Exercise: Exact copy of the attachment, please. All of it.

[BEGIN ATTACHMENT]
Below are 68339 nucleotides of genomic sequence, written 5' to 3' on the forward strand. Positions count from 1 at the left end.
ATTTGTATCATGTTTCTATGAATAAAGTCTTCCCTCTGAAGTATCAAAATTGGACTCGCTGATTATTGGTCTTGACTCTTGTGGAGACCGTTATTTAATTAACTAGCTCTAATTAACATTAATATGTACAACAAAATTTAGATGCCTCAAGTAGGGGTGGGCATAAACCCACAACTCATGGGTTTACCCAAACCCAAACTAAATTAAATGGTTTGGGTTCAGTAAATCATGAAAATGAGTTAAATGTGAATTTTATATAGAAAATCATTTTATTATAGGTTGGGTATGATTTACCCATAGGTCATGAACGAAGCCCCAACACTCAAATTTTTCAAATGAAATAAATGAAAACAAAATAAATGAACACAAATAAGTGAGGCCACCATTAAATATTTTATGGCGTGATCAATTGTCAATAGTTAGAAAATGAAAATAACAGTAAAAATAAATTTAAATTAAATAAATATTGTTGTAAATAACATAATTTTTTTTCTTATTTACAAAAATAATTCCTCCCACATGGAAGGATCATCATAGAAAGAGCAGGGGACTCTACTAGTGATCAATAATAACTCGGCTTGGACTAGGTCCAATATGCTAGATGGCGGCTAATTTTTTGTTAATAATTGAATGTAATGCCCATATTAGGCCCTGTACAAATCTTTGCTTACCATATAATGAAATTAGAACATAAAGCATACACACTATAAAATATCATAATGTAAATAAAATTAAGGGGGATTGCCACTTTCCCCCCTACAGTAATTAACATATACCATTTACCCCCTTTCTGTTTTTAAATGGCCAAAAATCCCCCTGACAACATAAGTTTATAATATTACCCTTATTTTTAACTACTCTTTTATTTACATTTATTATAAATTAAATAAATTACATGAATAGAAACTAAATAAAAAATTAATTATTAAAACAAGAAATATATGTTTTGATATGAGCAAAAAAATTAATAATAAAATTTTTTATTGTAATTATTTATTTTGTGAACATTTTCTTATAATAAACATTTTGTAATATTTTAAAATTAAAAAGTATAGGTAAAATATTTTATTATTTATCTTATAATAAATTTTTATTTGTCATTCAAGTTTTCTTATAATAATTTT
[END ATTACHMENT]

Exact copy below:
Below are 68339 nucleotides of genomic sequence, written 5' to 3' on the forward strand. Positions count from 1 at the left end.
ATTTGTATCATGTTTCTATGAATAAAGTCTTCCCTCTGAAGTATCAAAATTGGACTCGCTGATTATTGGTCTTGACTCTTGTGGAGACCGTTATTTAATTAACTAGCTCTAATTAACATTAATATGTACAACAAAATTTAGATGCCTCAAGTAGGGGTGGGCATAAACCCACAACTCATGGGTTTACCCAAACCCAAACTAAATTAAATGGTTTGGGTTCAGTAAATCATGAAAATGAGTTAAATGTGAATTTTATATAGAAAATCATTTTATTATAGGTTGGGTATGATTTACCCATAGGTCATGAACGAAGCCCCAACACTCAAATTTTTCAAATGAAATAAATGAAAACAAAATAAATGAACACAAATAAGTGAGGCCACCATTAAATATTTTATGGCGTGATCAATTGTCAATAGTTAGAAAATGAAAATAACAGTAAAAATAAATTTAAATTAAATAAATATTGTTGTAAATAACATAATTTTTTTTCTTATTTACAAAAATAATTCCTCCCACATGGAAGGATCATCATAGAAAGAGCAGGGGACTCTACTAGTGATCAATAATAACTCGGCTTGGACTAGGTCCAATATGCTAGATGGCGGCTAATTTTTTGTTAATAATTGAATGTAATGCCCATATTAGGCCCTGTACAAATCTTTGCTTACCATATAATGAAATTAGAACATAAAGCATACACACTATAAAATATCATAATGTAAATAAAATTAAGGGGGATTGCCACTTTCCCCCCTACAGTAATTAACATATACCATTTACCCCCTTTCTGTTTTTAAATGGCCAAAAATCCCCCTGACAACATAAGTTTATAATATTACCCTTATTTTTAACTACTCTTTTATTTACATTTATTATAAATTAAATAAATTACATGAATAGAAACTAAATAAAAAATTAATTATTAAAACAAGAAATATATGTTTTGATATGAGCAAAAAAATTAATAATAAAATTTTTTATTGTAATTATTTATTTTGTGAACATTTTCTTATAATAAACATTTTGTAATATTTTAAAATTAAAAAGTATAGGTAAAATATTTTATTATTTATCTTATAATAAATTTTTATTTGTCATTCAAGTTTTCTTATAATAATTTT